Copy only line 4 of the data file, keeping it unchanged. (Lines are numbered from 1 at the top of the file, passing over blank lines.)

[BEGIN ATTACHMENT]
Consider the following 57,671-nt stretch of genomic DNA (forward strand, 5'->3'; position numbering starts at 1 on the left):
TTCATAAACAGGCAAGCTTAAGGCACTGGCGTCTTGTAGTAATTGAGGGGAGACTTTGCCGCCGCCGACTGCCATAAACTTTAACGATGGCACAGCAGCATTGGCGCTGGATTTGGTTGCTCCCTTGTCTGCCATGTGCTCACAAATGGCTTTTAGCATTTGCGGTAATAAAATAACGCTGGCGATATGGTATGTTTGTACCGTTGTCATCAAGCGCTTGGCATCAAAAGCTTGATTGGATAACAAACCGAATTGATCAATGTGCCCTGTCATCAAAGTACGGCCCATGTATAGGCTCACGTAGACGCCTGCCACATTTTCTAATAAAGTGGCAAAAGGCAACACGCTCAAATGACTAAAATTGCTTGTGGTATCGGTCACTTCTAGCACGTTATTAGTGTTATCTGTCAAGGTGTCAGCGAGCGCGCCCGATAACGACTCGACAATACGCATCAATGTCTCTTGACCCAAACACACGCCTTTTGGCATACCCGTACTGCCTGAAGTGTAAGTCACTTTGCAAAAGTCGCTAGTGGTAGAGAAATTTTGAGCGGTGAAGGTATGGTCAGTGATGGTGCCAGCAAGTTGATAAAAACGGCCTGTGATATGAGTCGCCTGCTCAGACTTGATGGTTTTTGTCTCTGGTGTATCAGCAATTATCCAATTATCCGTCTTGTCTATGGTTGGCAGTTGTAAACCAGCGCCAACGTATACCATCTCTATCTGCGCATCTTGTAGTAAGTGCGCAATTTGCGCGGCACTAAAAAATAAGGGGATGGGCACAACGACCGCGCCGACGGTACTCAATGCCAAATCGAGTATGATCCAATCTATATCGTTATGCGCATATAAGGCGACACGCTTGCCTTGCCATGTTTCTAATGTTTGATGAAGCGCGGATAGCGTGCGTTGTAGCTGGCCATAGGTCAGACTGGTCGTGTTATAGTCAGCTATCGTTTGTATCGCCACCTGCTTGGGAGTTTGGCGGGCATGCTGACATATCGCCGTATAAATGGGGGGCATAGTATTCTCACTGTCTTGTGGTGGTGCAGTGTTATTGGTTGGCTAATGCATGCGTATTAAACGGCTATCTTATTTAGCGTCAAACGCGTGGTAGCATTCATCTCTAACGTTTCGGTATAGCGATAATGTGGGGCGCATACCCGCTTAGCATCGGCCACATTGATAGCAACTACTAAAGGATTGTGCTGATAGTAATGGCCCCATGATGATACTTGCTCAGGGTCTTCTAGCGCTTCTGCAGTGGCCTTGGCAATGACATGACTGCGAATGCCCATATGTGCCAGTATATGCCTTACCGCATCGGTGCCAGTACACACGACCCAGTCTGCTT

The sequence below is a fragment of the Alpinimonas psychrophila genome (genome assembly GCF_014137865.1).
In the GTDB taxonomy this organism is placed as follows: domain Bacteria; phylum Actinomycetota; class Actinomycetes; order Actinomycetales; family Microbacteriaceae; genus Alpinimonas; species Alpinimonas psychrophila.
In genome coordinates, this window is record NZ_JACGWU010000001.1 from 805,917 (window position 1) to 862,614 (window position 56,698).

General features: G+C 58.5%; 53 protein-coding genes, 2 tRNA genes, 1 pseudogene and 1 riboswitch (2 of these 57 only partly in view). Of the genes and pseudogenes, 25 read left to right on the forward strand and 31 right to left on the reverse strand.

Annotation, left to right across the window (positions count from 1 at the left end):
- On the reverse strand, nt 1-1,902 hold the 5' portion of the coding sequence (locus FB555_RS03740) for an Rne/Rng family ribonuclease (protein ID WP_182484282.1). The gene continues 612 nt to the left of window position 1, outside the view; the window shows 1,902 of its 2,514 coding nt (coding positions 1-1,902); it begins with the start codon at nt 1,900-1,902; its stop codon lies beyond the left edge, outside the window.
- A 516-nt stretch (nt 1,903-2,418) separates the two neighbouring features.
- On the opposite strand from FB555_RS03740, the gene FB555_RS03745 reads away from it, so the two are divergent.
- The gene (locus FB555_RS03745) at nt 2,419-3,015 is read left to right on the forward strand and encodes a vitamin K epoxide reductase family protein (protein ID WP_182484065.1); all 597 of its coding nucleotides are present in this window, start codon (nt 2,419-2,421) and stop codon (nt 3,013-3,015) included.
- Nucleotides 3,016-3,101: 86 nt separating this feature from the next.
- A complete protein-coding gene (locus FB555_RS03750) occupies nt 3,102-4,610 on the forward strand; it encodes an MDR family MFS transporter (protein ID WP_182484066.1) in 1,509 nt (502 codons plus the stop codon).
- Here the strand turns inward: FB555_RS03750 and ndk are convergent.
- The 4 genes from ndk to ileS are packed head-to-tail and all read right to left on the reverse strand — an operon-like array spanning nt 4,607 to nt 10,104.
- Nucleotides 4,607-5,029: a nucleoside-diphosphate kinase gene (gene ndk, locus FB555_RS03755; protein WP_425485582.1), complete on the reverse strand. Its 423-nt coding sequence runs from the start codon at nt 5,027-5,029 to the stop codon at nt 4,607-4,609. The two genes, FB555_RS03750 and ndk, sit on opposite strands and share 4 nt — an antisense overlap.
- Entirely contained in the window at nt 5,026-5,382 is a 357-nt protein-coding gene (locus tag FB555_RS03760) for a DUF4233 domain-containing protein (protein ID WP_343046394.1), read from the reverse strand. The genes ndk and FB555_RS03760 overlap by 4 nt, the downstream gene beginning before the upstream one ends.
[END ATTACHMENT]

In the GTDB taxonomy this organism is placed as follows: domain Bacteria; phylum Actinomycetota; class Actinomycetes; order Actinomycetales; family Microbacteriaceae; genus Alpinimonas; species Alpinimonas psychrophila.